Russia in charge of the UN Security Council


Russia took over the rotating presidency of the UN Security Council on 1 April. Ukrainian Foreign Minister Dmytro Kuleba described this as a "slap in the face to the international community". Europe’s press also denounces the fact that Russia, as a permanent member of the Security Council with veto power, has such a strong position in the UN. What, if anything, can be done?


Der Tagesspiegel (DE) /

Moscow’s status is not inviolable

Ejection from the Security Council would send the right signal, writes the Tagesspiegel:

“Whether it would be possible? The international community has to want it. After all, Russia can be questioned as a member — with the argument that it was never really elected into the body. After the collapse of the Soviet Union in 1991, Russia simply claimed this seat for itself — without encountering international opposition. A dubious status. And one that should not be sacrosanct in the United Nations. ... The country is ultimately acting against world peace and against its obligations as a permanent member of this body.”

Stephan-Andreas Casdorff
Delfi (LT) /

United Nations just fiction

Delfi sees no hope of change:

“The UN is a victim of the West’s post-war naivety, which has led to the rights of aggressors being put on a par with or even placed above those of their victims. Moscow was expelled from the League of Nations after the attack on Finland [1939/40]. After attacking Ukraine and committing thousands of war crimes, it has now taken over the presidency of the UN Security Council. The UN has become a fiction. A fiction that everyone has to live with because the dictators who are on the drip of Russia and China will never agree to reform.”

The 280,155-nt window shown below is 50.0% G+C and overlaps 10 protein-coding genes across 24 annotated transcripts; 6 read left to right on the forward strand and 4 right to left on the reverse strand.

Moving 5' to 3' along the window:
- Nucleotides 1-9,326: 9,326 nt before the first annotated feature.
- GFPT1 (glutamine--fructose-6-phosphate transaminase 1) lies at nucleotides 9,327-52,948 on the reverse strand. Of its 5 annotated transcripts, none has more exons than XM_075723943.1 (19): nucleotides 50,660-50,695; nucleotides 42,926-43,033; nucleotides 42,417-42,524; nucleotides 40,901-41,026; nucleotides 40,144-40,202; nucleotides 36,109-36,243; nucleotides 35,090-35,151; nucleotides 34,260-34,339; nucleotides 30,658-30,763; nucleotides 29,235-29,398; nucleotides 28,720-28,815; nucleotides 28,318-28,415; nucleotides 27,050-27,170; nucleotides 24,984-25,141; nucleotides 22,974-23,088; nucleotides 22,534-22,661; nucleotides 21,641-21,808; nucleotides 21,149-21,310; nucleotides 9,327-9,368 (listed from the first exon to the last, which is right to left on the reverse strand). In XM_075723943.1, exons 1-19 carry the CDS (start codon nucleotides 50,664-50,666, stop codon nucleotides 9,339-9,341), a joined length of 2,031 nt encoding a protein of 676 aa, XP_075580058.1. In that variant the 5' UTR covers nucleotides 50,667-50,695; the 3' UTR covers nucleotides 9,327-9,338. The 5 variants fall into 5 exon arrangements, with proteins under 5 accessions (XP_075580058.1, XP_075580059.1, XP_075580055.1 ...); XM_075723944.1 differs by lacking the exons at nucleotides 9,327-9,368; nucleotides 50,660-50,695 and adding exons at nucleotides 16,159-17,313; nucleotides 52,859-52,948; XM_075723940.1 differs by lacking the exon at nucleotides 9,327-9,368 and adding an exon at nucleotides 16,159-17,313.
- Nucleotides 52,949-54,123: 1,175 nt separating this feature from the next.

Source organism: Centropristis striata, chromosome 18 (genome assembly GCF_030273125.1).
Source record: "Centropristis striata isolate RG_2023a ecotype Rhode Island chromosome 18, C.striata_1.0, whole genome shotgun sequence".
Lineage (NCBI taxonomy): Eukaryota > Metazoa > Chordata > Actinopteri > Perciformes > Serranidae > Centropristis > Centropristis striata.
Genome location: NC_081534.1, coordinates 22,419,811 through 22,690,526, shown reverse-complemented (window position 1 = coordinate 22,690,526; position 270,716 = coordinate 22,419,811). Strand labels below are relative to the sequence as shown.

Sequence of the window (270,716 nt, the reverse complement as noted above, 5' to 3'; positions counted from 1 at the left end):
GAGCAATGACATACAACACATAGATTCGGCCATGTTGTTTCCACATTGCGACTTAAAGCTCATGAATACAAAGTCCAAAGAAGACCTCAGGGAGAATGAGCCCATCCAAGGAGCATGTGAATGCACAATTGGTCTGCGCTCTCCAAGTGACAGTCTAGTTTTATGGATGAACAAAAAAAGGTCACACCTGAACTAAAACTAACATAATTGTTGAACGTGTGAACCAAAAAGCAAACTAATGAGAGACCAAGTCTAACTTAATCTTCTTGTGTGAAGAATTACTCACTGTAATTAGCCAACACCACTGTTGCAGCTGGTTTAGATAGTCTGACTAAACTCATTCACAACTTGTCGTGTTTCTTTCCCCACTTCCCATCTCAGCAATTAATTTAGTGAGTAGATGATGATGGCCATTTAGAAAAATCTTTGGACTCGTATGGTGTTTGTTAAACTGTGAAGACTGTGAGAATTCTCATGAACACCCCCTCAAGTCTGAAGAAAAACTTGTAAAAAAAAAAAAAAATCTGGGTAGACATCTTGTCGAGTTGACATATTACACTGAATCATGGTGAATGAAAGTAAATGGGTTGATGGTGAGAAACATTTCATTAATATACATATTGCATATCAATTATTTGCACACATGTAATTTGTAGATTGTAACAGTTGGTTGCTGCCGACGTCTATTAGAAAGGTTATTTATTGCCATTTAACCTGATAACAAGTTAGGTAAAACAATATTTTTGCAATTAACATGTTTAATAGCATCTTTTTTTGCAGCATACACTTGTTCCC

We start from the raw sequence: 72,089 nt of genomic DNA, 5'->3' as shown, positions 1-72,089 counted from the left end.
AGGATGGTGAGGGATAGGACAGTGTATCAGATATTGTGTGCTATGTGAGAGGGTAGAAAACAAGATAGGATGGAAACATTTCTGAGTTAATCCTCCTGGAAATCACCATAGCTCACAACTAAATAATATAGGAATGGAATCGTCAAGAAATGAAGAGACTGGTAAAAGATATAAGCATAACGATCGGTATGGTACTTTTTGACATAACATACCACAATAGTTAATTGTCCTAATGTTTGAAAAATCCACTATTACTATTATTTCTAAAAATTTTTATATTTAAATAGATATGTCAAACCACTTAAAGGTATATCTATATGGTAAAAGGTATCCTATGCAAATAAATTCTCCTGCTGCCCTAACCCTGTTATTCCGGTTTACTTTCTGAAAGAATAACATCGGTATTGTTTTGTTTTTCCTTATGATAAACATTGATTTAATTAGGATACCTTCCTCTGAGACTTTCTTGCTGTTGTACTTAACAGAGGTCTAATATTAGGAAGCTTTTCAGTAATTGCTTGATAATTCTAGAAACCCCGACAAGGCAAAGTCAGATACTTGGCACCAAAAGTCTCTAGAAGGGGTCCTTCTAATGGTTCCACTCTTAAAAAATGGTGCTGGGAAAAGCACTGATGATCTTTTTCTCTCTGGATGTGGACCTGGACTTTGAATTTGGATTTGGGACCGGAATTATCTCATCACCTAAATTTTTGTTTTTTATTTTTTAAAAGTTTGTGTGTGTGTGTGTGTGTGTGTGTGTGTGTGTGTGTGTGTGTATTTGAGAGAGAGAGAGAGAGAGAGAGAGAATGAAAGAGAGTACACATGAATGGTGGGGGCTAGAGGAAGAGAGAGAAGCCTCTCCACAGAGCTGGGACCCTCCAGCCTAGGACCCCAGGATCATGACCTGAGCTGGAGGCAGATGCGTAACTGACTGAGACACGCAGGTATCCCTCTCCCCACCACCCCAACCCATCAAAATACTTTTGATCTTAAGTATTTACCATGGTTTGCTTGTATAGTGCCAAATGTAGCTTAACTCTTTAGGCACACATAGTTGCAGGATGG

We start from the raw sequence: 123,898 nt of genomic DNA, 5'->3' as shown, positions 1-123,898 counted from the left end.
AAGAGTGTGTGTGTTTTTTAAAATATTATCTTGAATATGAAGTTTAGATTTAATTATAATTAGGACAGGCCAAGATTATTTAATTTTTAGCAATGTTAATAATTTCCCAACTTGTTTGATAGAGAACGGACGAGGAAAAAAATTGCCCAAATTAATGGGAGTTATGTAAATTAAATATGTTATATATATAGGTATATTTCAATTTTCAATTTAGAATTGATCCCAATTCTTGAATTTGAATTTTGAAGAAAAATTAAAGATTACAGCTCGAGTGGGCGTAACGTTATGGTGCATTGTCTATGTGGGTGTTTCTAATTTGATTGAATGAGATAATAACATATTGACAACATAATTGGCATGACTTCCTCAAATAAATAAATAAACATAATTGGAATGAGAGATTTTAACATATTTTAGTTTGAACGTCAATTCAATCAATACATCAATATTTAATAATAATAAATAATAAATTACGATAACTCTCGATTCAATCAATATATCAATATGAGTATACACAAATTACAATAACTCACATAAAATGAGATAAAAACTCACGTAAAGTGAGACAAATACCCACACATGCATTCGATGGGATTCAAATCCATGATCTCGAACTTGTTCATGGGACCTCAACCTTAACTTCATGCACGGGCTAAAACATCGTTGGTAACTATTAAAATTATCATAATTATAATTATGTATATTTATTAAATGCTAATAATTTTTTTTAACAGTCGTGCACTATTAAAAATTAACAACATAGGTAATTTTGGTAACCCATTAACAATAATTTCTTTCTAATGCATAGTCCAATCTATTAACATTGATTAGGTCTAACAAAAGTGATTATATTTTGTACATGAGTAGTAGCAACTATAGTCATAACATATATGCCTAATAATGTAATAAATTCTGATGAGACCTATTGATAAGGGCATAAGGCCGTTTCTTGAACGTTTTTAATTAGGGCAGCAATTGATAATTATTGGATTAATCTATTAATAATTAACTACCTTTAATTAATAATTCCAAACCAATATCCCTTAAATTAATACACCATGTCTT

Rimvydas Valatka
Polityka (PL) /

Still a forum for direct exchange

Although the UN Security Council has clear limitations it continues to serve a purpose, Polityka points out:

“The balance of power created in the 1940s has repeatedly lagged behind changing international realities. Russia’s aggression against Ukraine has once again revealed this detachment from reality and highlighted the Security Council’s greatest weakness: the impunity of a permanent member that violates the UN Charter. ... But one can also view things from a different angle. ... Direct contact generally has a calming effect. After all, the Security Council is a permanent forum in which the most powerful states meet regularly, whether they like it or not.”

Joanna Weschler

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